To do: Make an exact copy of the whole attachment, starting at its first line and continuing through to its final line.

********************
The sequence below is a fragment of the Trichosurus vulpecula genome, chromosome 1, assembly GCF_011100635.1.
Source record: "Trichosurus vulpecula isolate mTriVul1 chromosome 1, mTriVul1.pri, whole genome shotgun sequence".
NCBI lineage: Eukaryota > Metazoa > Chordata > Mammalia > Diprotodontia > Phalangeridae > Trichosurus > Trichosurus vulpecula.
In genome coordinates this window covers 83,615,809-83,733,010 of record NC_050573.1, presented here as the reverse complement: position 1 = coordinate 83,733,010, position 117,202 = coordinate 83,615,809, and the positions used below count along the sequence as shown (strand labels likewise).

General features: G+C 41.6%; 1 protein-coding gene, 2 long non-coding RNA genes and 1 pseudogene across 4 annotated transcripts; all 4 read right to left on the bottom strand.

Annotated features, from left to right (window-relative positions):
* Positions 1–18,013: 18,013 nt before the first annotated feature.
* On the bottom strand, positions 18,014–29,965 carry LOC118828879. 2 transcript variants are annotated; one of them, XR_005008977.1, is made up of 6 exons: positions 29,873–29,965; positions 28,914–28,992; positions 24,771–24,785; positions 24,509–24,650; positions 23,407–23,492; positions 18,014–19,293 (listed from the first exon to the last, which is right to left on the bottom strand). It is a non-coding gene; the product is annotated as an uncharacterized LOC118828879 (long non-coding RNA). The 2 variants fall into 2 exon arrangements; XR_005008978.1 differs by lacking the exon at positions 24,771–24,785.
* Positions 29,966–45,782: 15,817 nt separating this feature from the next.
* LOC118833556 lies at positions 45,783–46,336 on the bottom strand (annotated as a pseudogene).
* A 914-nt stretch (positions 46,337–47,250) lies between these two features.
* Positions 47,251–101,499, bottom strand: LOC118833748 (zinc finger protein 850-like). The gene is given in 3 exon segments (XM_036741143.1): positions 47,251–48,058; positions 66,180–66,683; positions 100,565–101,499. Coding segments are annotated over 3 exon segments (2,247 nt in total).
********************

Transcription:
The sequence below is a fragment of the Trichosurus vulpecula genome, chromosome 1, assembly GCF_011100635.1.
Source record: "Trichosurus vulpecula isolate mTriVul1 chromosome 1, mTriVul1.pri, whole genome shotgun sequence".
NCBI lineage: Eukaryota > Metazoa > Chordata > Mammalia > Diprotodontia > Phalangeridae > Trichosurus > Trichosurus vulpecula.
In genome coordinates this window covers 83,615,809-83,733,010 of record NC_050573.1, presented here as the reverse complement: position 1 = coordinate 83,733,010, position 117,202 = coordinate 83,615,809, and the positions used below count along the sequence as shown (strand labels likewise).

General features: G+C 41.6%; 1 protein-coding gene, 2 long non-coding RNA genes and 1 pseudogene across 4 annotated transcripts; all 4 read right to left on the bottom strand.

Annotated features, from left to right (window-relative positions):
* Positions 1–18,013: 18,013 nt before the first annotated feature.
* On the bottom strand, positions 18,014–29,965 carry LOC118828879. 2 transcript variants are annotated; one of them, XR_005008977.1, is made up of 6 exons: positions 29,873–29,965; positions 28,914–28,992; positions 24,771–24,785; positions 24,509–24,650; positions 23,407–23,492; positions 18,014–19,293 (listed from the first exon to the last, which is right to left on the bottom strand). It is a non-coding gene; the product is annotated as an uncharacterized LOC118828879 (long non-coding RNA). The 2 variants fall into 2 exon arrangements; XR_005008978.1 differs by lacking the exon at positions 24,771–24,785.
* Positions 29,966–45,782: 15,817 nt separating this feature from the next.
* LOC118833556 lies at positions 45,783–46,336 on the bottom strand (annotated as a pseudogene).
* A 914-nt stretch (positions 46,337–47,250) lies between these two features.
* Positions 47,251–101,499, bottom strand: LOC118833748 (zinc finger protein 850-like). The gene is given in 3 exon segments (XM_036741143.1): positions 47,251–48,058; positions 66,180–66,683; positions 100,565–101,499. Coding segments are annotated over 3 exon segments (2,247 nt in total).